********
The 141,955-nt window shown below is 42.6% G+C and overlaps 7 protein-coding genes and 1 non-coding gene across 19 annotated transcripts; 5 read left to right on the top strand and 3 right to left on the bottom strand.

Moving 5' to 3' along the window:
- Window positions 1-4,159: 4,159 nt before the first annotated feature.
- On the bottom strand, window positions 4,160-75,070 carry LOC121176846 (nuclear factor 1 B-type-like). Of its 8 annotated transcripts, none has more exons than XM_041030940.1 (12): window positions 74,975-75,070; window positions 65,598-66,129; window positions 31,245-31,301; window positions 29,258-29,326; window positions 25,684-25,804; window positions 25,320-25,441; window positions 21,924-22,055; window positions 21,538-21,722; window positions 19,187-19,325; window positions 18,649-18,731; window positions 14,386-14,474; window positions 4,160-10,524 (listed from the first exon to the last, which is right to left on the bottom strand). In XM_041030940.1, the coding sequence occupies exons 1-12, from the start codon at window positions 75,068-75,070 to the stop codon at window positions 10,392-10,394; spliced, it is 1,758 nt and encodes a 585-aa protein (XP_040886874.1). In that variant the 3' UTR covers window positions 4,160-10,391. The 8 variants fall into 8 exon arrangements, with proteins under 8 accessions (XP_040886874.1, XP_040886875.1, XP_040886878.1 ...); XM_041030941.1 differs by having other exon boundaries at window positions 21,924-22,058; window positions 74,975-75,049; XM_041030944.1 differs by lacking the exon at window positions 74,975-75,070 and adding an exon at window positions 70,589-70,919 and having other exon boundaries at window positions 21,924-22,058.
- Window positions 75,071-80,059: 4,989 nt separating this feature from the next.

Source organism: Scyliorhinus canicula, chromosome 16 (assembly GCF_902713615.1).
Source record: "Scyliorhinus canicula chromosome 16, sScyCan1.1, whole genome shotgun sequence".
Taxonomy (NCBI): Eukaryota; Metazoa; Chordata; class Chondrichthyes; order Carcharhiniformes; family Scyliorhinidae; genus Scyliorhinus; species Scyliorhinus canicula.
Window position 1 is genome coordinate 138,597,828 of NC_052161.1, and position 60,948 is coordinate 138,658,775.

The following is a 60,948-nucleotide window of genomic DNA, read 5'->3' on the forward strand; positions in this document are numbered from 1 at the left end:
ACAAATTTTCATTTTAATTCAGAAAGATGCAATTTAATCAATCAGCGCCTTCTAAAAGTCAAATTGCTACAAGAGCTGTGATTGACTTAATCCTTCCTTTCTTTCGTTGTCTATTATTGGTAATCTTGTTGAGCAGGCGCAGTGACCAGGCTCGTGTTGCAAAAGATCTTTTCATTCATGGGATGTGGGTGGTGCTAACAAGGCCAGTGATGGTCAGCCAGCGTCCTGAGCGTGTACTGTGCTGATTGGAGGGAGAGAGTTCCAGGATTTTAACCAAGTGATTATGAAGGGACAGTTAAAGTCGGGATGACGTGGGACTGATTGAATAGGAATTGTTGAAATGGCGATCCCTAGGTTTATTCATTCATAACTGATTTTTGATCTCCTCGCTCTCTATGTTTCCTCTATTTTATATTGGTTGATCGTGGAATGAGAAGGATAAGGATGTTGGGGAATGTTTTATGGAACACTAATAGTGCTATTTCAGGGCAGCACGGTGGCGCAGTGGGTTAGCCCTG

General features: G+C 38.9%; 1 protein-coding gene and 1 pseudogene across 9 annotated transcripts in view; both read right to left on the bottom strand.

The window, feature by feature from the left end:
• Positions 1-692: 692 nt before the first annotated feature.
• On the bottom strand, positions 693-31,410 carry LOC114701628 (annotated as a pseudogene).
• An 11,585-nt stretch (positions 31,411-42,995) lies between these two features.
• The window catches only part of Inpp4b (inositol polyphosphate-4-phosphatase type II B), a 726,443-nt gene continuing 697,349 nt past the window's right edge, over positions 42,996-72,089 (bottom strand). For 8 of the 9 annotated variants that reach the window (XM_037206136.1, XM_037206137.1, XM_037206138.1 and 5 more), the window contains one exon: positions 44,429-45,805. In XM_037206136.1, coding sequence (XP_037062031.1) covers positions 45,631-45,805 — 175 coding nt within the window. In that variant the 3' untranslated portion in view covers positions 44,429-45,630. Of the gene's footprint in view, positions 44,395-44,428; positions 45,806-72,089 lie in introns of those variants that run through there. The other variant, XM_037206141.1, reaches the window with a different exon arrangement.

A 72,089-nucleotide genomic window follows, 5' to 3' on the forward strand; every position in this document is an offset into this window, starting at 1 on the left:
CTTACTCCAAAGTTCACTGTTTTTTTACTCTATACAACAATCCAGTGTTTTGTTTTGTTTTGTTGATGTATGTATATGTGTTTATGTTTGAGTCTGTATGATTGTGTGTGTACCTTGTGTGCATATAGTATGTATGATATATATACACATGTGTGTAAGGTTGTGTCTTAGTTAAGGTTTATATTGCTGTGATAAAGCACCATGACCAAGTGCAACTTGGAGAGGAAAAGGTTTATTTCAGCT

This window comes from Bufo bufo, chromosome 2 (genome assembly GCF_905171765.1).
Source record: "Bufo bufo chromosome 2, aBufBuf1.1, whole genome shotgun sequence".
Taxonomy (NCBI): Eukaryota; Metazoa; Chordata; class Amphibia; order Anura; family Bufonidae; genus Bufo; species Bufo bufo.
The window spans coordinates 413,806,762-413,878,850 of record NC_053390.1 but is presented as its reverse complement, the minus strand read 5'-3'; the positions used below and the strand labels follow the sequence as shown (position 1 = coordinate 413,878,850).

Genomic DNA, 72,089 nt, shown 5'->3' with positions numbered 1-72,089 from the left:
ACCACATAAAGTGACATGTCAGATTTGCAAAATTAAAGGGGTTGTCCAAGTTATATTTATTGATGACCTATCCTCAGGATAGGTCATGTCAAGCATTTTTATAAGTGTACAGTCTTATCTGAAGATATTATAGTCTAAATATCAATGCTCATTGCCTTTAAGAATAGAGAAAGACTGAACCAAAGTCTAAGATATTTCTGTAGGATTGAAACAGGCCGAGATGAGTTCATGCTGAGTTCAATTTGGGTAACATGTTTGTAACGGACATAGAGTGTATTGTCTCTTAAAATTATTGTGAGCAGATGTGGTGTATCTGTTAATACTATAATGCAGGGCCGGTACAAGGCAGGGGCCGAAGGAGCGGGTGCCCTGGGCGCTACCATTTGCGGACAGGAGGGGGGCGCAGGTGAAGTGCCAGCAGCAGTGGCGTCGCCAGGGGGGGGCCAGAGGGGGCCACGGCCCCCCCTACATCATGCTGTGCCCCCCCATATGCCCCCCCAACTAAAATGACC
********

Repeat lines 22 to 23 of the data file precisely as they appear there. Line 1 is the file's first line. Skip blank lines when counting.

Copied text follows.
Taxonomy (NCBI): Eukaryota; Metazoa; Chordata; class Amphibia; order Anura; family Bufonidae; genus Bufo; species Bufo bufo.
The window spans coordinates 413,806,762-413,878,850 of record NC_053390.1 but is presented as its reverse complement, the minus strand read 5'-3'; the positions used below and the strand labels follow the sequence as shown (position 1 = coordinate 413,878,850).